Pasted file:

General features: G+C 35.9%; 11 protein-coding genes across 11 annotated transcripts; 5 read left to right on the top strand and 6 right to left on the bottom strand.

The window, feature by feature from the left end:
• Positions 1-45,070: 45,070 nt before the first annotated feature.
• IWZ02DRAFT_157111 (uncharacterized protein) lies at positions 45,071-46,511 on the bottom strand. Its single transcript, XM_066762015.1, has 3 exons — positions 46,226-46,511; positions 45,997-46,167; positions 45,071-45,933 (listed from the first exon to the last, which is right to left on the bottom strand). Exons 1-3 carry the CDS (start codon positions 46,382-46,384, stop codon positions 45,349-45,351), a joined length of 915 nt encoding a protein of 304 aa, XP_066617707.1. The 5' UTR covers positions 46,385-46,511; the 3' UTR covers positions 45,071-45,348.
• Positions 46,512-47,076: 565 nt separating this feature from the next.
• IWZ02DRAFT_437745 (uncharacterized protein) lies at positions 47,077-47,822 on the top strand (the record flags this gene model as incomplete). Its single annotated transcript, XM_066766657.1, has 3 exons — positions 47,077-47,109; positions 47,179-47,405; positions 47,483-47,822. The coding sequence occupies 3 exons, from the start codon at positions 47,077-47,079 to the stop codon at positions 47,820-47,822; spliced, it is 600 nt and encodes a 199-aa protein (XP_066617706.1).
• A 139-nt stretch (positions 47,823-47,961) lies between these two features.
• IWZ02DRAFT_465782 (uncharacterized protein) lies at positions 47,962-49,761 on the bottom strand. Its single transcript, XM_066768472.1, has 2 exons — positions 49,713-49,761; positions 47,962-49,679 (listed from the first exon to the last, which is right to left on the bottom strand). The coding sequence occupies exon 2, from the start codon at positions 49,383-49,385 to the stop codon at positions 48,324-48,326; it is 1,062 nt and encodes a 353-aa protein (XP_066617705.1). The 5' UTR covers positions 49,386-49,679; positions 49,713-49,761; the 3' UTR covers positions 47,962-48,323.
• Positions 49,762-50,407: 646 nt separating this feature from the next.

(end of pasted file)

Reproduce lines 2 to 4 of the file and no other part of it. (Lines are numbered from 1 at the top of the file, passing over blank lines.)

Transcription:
The window, feature by feature from the left end:
• Positions 1-45,070: 45,070 nt before the first annotated feature.
• IWZ02DRAFT_157111 (uncharacterized protein) lies at positions 45,071-46,511 on the bottom strand. Its single transcript, XM_066762015.1, has 3 exons — positions 46,226-46,511; positions 45,997-46,167; positions 45,071-45,933 (listed from the first exon to the last, which is right to left on the bottom strand). Exons 1-3 carry the CDS (start codon positions 46,382-46,384, stop codon positions 45,349-45,351), a joined length of 915 nt encoding a protein of 304 aa, XP_066617707.1. The 5' UTR covers positions 46,385-46,511; the 3' UTR covers positions 45,071-45,348.